Crimea and cold US weather boost agricultural commodities and potash
Over the past weekend, Russia completed its annexation of Crimea, occupying the majority of Ukrainian military and naval bases. So far, despite thundering to the contrary by President Obama at the G7 Leaders’ Summit in Rome, western sanctions have been limited to targeting individual figures close to the Russian Government. However, while Russia proceeds with the integration of Crimea within the Russian Federation – with little or no resistance, the West now fears possible Russian ambitions over parts of eastern Ukraine and even parts of former Soviet Republics such as Moldova. The West intends to persuade Russia, through sanctions, that it has committed a ‘diplomatic own goal’ and any retaliation will remain within the diplomatic sphere. Nevertheless, until such time as the Russian clearly commits to waiving territorial claims in Ukraine proper, the crisis could escalate. As far as the markets are concerned, most industrial stocks are at risk but the prices of agricultural commodities are set to increase. Indeed, corn, soybeans and wheat performed very well in Chicago.
The price of European wheat – mostly Russian, Romanian and Ukrainian – reached such high prices that even Egypt, decided found US wheat more competitive despite the much higher shipping charges (as much as USD$ 16/ton extra). The situation in Ukraine has certainly helped increase wheat prices because of its role as one of the world’s largest wheat exporters and producers; it is also a major corn and barley producer (some 30% of these crops grown in Crimea). The tensions in Ukraine have also sent jitters in Russia itself. The weakening Ruble and the prospect of further devaluations due to sanctions and other Western economic retaliatory measures, have led farmers to save their wheat rather than sell it at below market value – as a hedge, resulting in higher Russian wheat prices.
The cold and prolonged winter season in North America has also played a role in supporting crop prices. The late spring suggest farmers can expect a delayed planting season and yields later in the summer. Similarly, in Argentina, farmers have been hoarding soybeans as they hedge against a declining Peso. Soybeans have also increased in price in South America due to poor weather in Brazil and Argentina (two of the world’s largest producers). Soybean exports from the US have increased – mostly destined for China. This means that US soybean reserves have dropped faster than expected, suggesting prices will increase.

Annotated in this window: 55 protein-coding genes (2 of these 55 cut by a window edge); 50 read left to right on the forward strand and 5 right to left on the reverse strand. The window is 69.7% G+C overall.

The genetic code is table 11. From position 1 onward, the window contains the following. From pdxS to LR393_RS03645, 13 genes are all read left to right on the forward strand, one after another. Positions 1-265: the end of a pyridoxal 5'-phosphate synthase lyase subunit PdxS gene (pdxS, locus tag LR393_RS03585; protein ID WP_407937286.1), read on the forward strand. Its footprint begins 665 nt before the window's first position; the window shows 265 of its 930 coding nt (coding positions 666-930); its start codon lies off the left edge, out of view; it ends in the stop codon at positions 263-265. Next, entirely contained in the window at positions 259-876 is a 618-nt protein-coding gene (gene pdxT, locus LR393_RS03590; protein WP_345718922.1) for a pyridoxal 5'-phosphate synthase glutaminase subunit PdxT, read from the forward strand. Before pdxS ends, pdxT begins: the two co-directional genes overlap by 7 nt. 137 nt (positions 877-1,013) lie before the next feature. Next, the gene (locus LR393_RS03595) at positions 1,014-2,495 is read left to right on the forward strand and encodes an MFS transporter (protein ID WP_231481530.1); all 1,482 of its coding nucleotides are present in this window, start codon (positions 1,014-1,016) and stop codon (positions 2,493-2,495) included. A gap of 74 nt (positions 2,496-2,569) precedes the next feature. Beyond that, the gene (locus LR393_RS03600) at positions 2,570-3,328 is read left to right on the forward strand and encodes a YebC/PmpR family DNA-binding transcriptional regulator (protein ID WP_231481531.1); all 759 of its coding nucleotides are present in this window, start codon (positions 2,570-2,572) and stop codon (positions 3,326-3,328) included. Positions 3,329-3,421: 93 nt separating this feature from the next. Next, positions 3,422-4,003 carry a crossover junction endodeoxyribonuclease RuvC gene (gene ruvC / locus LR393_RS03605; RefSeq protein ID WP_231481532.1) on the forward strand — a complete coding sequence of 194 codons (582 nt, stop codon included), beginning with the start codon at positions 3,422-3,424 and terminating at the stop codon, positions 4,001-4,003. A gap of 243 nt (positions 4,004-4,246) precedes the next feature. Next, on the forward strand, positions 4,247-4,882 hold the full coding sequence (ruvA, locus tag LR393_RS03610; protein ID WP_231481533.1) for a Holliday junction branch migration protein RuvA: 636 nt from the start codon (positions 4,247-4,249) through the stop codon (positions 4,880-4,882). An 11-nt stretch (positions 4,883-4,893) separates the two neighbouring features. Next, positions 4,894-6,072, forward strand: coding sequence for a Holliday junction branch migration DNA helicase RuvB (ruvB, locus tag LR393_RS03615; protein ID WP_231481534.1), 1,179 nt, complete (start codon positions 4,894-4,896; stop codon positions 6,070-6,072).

The favorable crop market (at least insofar as the prices of wheat, corn and soybeans are affected) should translate to higher prices for mineral fertilizers such as potash, phosphate and nitrogen. This pattern started in late 2013 where in central Europe, sales of nitrogen (and phosphate) fertilizer to the agricultural sector has almost doubled in the fourth quarter of 2013 (compared to the previous year). Last week, meanwhile, the UN reiterated that the demand for agricultural commodities will be a major driving factor for prices in the next few decades. The UN predicts an increase in the world population from the current 7.2 billion people to 9.6 billion by the year 2050, improving fundamentals of the mineral fertilizer industry.
The combination of long term demand for agricultural commodities and current price increase due to weather and geopolitical events suggest, if not confirm, that the USD 305/ton contract that China signed with Russia’s Uralkali and the North American CANPOTEX members (PotashCorp, Agrium, Mosaic) is the new bottom and that a recovery may already be underway. Moreover, prices of pork and beef have also increased. The cattle population has declined since the 70s. This environment should also be positive for the poultry sector, which should also see higher demand. Potash intensive corn is the main feed for farm animals. The higher margins for farmers overall should encourage more use of mineral fertilizers, the market fundamentals of which continue to improve.
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